On Monday, my children had their last session of bereavement counselling in school. I must say that in the UK, a lot of support is available for the public. This is something worth taking note of. Bereavement describes the sense of grief and loss one experiences when someone close dies. Often, when this happens, one goes through a process of mourning which involves a sense of numbness, confusion and sadness. With children, it is sometimes difficult to identify what goes through their minds. I remember as a child, I was not specifically overwhelmed by the notion of death, but to an extent, it did lure me into a degree of self-pity and low self-esteem.
Ergo, when the teacher suggested the idea of counselling for the children, I pounced on the opportunity because I felt that they could do with whatever that was available. Here, thousands of miles away from home, we are alone without much emotional support. My children are rather reserved (hmm... I wonder who they follow after..) and very shy. I prepared them for the sessions and reminded them that they had to express their emotions and let everything out.
Basically, it comprised of 5 sessions, and each conducted on a weekly basis. A counsellor from elsewhere came in to conduct the hour-long sessions, with various forms of exciting and intriguing activities for the children. They were allowed to express themselves, and most of the time, it didn't even specifically have to do with their deceased dad.
In the first session, they were each given a box known as a memory box. They were allowed to decorate the box in whatever way they wanted, and also keep memoirs of their dad in it. I helped them out with it - putting in their dad's spectacles, driving license, postcards (written to them), Swiss knife, perfume, and photos.
During one of the other sessions, they made sand jars where they used chalks to colour salt, which were then put in jars in layers. The activity evoked more memories of their dad as it reminded them of similar jars/bottles we had bought on our trip to Egypt years earlier.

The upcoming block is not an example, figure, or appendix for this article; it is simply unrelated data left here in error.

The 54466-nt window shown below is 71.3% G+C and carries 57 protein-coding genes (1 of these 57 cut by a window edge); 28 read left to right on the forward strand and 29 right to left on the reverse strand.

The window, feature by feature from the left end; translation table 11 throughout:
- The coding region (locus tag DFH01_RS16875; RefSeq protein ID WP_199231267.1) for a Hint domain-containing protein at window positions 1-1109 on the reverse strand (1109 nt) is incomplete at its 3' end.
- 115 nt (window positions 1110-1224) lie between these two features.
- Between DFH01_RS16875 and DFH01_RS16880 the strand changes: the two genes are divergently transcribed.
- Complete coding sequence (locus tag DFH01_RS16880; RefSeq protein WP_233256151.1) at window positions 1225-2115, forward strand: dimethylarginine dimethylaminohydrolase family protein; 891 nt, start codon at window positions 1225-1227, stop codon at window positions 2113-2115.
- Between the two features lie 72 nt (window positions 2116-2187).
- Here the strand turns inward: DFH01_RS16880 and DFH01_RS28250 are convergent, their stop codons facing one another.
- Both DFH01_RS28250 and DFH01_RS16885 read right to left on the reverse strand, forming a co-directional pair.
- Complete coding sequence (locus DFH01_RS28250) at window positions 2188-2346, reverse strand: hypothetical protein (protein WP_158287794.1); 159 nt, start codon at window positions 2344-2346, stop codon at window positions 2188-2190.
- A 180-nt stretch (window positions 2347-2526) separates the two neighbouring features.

But in the last session, they were each given a balloon filled with helium. They wrote a message each for their dad, later attached to the balloons. Lastly, they released the balloons, letting them go... up into the air. The activity symbolised an act of letting go of all the sad feelings they had of their dad, and to move on with their lives.
When I fetched them from school that evening, Little D was all excited and cried, Mommy, we let the balloons go and it will reach daddy. I drew a picture of him on the balloon!
Princess said it a little differently, I think the balloon has probably flown to another planet. Or maybe to daddy's grave.
I couldn't help being teary-eyed. However, I took the opportunity to try and explain to them, what it actually meant in the Islamic context. Do you really think the balloons have reached daddy? (and I got exclaims of 'No' and headshakes). No, my children, those balloons will not reach your daddy because that is only material. It's like putting flowers on his grave, it won't reach your dad. But what it actually means when you let the balloons go is that you are letting go of the sadness in you. It is time to move on. It is okay to keep all the memories of daddy and always remember him. We remember him by reciting words from the Holy Quran because that is the only gift we are able to give him now.
So far, I think my kids are coping well with the loss of their father. When friends and relative ask, I tell them the truth, the kids are fine, Alhamdulillah. It's their mommy who isn't.
Life is a journey full of lessons. Little D still does not understand the concept of the Almighty inventing humans only to take them back later. Last night he asked me yet again, Mommy, why does Allah make us and then make us die?
Regardless of how many times I have explained this, he is unable to grasp the concept. Perhaps, one day he will, when his mommy can get a better explanation than the one she gives him at present. I tell him that God is the Almighty and He can do whatever He wants. With humans, He creates them and then tests them by sending them to earth. Their level of faith is put to trial and only rewarded in the hereafter. I even tried to make Little D understand by comparing it with his toys; how he gets to decide what happens to his army of soldiers - to bomb them or to become saviours to those wee helpless 'creatures'. Humans are only mere creations or 'counters' on the 'board' called earth.
I have another month of grieving period to go. Then, I too will get myself a balloon and release it into the air.